In 1997, China introduced the lethal injection, applied first in Yunnan province, and has recently introduced mobile execution units. The units consist of specially-modified vans manned by execution teams and equipped with facilities to put people to death with lethal injections close to the venue of the trials. This removes the need to transfer prisoners to execution grounds, a procedure that requires considerable security measures. Convicts are strapped to gurneys a few minutes after their death sentences become final, the needle is inserted into their arm, a member of the execution team presses a button, and the fatal chemicals are injected into the veins. The whole procedure can be viewed on a monitor next to the driving seat and recorded. Since the September 11 attacks on the USA, the Chinese government has been using the war on terror to justify its crackdown on all forms of political or religious dissent in the region. Suspected 'separatists, terrorists or religious extremists' have for years faced imprisonment or execution after unfair trials, as well as torture and long-term detention without charge or trial or access to lawyers or family. In particular, China has repackaged its repression of Uighurs in the Islamic northwest of the country as a fight against 'terrorism’ and pressured neighbouring countries like Kyrgyzstan, Kazakhstan, Nepal and Pakistan to forcibly return Uighur asylum-seekers.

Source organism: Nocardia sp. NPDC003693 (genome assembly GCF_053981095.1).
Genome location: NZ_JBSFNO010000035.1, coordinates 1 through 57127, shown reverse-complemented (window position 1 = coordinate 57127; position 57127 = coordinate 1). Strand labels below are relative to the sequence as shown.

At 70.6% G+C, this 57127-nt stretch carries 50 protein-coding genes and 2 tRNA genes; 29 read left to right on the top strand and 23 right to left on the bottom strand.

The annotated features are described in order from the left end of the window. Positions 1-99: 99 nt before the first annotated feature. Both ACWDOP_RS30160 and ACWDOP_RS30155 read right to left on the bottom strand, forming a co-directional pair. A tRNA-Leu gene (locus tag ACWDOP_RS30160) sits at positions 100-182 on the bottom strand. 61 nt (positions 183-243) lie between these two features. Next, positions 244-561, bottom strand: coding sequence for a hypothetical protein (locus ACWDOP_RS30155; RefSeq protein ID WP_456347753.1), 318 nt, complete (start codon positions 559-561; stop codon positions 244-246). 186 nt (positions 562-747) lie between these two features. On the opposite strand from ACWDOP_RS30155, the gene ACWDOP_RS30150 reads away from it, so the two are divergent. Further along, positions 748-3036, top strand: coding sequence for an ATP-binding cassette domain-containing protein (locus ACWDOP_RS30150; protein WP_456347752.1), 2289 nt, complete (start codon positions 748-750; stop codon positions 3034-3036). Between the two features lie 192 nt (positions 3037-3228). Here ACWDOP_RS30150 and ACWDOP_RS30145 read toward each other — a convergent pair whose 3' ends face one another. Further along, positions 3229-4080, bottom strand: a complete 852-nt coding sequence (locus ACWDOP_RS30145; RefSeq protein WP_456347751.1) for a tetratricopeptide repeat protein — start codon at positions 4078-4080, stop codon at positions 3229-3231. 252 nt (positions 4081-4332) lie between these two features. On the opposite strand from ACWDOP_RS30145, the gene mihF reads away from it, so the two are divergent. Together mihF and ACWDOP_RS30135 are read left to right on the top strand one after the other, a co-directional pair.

Members of religious or spiritual movements unauthorised by the State are often subject to persecution, interrogation, incarceration and physical abuse. In 2004 and 2005, hundreds of places of worship – clandestine mosques, Tibetan temples, Catholic churches, indigenous Protestant churches - were shut down by the police and in some cases, demolished. Thousands of suspected practitioners of Falun Gong, a spiritual movement branded an “evil cult” by the Communist authorities, remain imprisoned in jails, labour camps and psychiatric facilities. Since they were first persecuted in 1999, hundreds of Falun Gong practitioners died in labour camps, many as a result of torture.
“China has no plans to abolish its death penalty but is carrying out reforms to ensure that it is used prudently”, Premier Wen Jiabao said on March 14, 2005. "Given our national conditions, we cannot abolish the death penalty. What we are doing is instituting an effective system in China to ensure prudence and justice in giving death penalties.''
Statistics on the death penalty continue to be considered a state secret in China, though in recent years some reports of a quasi-official nature have begun to trickle out of academic, legislative and judiciary corridors.
On February 27th 2006, Liu Renwen, professor of the Chinese academy of social sciences, confirming that, according to estimates that circulate in academic circles, 8,000 people are executed each year.
On march 15th 2007, Liu Jiachen, political counsel and former vice president of the Supreme People’s Court, declared that the number of people condemned to death in 2006 was the lowest in the last ten years. he did not, however, provide exact figures.
On June 7th 2007, John Kamm, founder of the Dui Hua Foundation, stated that executions in China had decreased by at least 40% in recent years bringing the total to approximately 7,500 annually. This, in part, was thanks to the 2008 Olympic games being awarded to host city Beijing six years ago.